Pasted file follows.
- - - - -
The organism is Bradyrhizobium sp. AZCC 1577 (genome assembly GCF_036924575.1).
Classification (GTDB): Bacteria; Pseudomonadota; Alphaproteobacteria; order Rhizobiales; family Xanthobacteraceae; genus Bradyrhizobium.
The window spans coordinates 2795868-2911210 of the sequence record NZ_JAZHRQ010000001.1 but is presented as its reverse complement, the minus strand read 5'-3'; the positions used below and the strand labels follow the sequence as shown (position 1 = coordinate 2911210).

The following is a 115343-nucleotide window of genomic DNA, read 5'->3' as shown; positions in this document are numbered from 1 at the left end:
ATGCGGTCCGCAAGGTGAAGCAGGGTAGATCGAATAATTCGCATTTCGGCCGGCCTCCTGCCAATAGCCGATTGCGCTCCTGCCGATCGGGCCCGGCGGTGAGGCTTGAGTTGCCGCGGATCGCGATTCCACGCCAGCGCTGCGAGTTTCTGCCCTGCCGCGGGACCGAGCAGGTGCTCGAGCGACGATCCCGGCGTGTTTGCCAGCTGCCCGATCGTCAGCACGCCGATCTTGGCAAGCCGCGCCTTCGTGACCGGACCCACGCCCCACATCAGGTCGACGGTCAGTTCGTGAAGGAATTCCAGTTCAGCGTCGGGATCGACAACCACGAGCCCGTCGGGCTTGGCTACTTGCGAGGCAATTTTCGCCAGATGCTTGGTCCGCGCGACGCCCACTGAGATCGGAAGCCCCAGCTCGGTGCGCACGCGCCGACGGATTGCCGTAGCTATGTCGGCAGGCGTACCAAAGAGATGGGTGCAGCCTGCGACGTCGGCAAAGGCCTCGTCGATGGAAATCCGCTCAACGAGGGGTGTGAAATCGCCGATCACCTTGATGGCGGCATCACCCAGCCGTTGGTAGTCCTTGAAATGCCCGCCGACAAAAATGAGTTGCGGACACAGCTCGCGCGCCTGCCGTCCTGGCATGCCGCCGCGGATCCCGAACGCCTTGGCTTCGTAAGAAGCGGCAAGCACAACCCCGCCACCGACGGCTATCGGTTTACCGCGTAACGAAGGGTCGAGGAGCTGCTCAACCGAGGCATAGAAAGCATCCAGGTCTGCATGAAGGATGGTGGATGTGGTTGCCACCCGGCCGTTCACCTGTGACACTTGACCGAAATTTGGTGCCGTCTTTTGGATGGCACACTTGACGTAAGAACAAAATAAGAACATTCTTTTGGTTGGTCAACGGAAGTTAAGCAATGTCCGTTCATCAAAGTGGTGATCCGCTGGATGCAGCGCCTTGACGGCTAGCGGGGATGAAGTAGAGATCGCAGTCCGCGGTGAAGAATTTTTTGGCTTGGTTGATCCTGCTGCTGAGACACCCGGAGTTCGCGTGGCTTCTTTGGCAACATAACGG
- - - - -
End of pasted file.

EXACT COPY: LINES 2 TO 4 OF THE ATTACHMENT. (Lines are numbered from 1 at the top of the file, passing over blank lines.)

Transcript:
Classification (GTDB): Bacteria; Pseudomonadota; Alphaproteobacteria; order Rhizobiales; family Xanthobacteraceae; genus Bradyrhizobium.
The window spans coordinates 2795868-2911210 of the sequence record NZ_JAZHRQ010000001.1 but is presented as its reverse complement, the minus strand read 5'-3'; the positions used below and the strand labels follow the sequence as shown (position 1 = coordinate 2911210).

The following is a 115343-nucleotide window of genomic DNA, read 5'->3' as shown; positions in this document are numbered from 1 at the left end: